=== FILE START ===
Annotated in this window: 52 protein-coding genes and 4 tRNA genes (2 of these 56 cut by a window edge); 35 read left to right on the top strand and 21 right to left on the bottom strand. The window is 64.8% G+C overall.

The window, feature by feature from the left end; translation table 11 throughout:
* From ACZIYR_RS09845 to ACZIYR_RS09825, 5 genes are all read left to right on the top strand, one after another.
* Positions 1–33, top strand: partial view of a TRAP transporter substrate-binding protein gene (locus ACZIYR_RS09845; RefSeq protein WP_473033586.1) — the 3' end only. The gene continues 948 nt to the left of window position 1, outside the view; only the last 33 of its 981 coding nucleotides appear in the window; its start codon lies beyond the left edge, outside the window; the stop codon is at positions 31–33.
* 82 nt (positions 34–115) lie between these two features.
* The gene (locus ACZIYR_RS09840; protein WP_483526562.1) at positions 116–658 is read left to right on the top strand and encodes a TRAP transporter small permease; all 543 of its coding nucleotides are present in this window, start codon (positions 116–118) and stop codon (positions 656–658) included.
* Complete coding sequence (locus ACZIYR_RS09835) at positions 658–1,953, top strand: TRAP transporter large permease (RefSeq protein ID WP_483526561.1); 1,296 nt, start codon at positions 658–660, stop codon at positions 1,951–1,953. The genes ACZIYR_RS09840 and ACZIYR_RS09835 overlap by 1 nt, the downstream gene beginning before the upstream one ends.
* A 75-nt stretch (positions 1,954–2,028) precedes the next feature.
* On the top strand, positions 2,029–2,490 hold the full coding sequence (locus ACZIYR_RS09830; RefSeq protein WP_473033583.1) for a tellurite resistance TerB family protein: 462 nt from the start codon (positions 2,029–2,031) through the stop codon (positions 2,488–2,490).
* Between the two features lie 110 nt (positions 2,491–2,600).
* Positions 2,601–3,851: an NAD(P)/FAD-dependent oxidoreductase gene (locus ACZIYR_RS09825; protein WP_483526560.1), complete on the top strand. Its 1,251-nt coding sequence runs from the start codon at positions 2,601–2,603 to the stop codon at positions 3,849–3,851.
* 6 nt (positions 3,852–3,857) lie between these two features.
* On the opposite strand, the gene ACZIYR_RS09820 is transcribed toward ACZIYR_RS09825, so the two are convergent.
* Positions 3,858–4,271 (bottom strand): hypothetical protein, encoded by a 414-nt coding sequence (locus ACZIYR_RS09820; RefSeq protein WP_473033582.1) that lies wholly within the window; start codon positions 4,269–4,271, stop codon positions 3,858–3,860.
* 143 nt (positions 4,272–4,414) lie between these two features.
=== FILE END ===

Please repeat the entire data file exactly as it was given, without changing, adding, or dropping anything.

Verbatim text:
Annotated in this window: 52 protein-coding genes and 4 tRNA genes (2 of these 56 cut by a window edge); 35 read left to right on the top strand and 21 right to left on the bottom strand. The window is 64.8% G+C overall.

The window, feature by feature from the left end; translation table 11 throughout:
* From ACZIYR_RS09845 to ACZIYR_RS09825, 5 genes are all read left to right on the top strand, one after another.
* Positions 1–33, top strand: partial view of a TRAP transporter substrate-binding protein gene (locus ACZIYR_RS09845; RefSeq protein WP_473033586.1) — the 3' end only. The gene continues 948 nt to the left of window position 1, outside the view; only the last 33 of its 981 coding nucleotides appear in the window; its start codon lies beyond the left edge, outside the window; the stop codon is at positions 31–33.
* 82 nt (positions 34–115) lie between these two features.
* The gene (locus ACZIYR_RS09840; protein WP_483526562.1) at positions 116–658 is read left to right on the top strand and encodes a TRAP transporter small permease; all 543 of its coding nucleotides are present in this window, start codon (positions 116–118) and stop codon (positions 656–658) included.
* Complete coding sequence (locus ACZIYR_RS09835) at positions 658–1,953, top strand: TRAP transporter large permease (RefSeq protein ID WP_483526561.1); 1,296 nt, start codon at positions 658–660, stop codon at positions 1,951–1,953. The genes ACZIYR_RS09840 and ACZIYR_RS09835 overlap by 1 nt, the downstream gene beginning before the upstream one ends.
* A 75-nt stretch (positions 1,954–2,028) precedes the next feature.
* On the top strand, positions 2,029–2,490 hold the full coding sequence (locus ACZIYR_RS09830; RefSeq protein WP_473033583.1) for a tellurite resistance TerB family protein: 462 nt from the start codon (positions 2,029–2,031) through the stop codon (positions 2,488–2,490).
* Between the two features lie 110 nt (positions 2,491–2,600).
* Positions 2,601–3,851: an NAD(P)/FAD-dependent oxidoreductase gene (locus ACZIYR_RS09825; protein WP_483526560.1), complete on the top strand. Its 1,251-nt coding sequence runs from the start codon at positions 2,601–2,603 to the stop codon at positions 3,849–3,851.
* 6 nt (positions 3,852–3,857) lie between these two features.
* On the opposite strand, the gene ACZIYR_RS09820 is transcribed toward ACZIYR_RS09825, so the two are convergent.
* Positions 3,858–4,271 (bottom strand): hypothetical protein, encoded by a 414-nt coding sequence (locus ACZIYR_RS09820; RefSeq protein WP_473033582.1) that lies wholly within the window; start codon positions 4,269–4,271, stop codon positions 3,858–3,860.
* 143 nt (positions 4,272–4,414) lie between these two features.